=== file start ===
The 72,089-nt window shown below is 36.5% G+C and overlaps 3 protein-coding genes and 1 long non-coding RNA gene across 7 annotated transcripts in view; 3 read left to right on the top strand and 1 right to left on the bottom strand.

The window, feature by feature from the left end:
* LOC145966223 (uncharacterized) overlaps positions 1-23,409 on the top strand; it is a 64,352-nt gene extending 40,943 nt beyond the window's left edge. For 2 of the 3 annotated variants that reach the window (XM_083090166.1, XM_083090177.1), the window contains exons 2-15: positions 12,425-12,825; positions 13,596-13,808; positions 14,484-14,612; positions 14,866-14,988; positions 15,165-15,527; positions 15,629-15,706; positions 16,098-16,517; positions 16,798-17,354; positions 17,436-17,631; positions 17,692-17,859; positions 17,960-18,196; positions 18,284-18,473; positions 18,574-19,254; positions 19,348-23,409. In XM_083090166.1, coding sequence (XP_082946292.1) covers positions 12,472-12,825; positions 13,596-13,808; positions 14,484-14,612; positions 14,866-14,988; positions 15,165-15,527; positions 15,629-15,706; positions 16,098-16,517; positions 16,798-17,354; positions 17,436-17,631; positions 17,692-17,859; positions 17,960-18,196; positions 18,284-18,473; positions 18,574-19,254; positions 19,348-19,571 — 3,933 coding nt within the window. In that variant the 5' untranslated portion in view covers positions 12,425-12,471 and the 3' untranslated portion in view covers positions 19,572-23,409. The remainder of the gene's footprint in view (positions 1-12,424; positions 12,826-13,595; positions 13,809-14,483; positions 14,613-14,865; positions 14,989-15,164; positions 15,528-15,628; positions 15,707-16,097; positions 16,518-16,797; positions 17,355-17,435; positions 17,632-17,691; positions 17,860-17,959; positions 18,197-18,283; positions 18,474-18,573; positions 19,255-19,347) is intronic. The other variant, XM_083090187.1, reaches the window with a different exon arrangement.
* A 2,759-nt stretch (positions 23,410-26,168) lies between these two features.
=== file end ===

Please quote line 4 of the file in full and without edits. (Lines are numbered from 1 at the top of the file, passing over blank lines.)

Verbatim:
* A 2,759-nt stretch (positions 23,410-26,168) lies between these two features.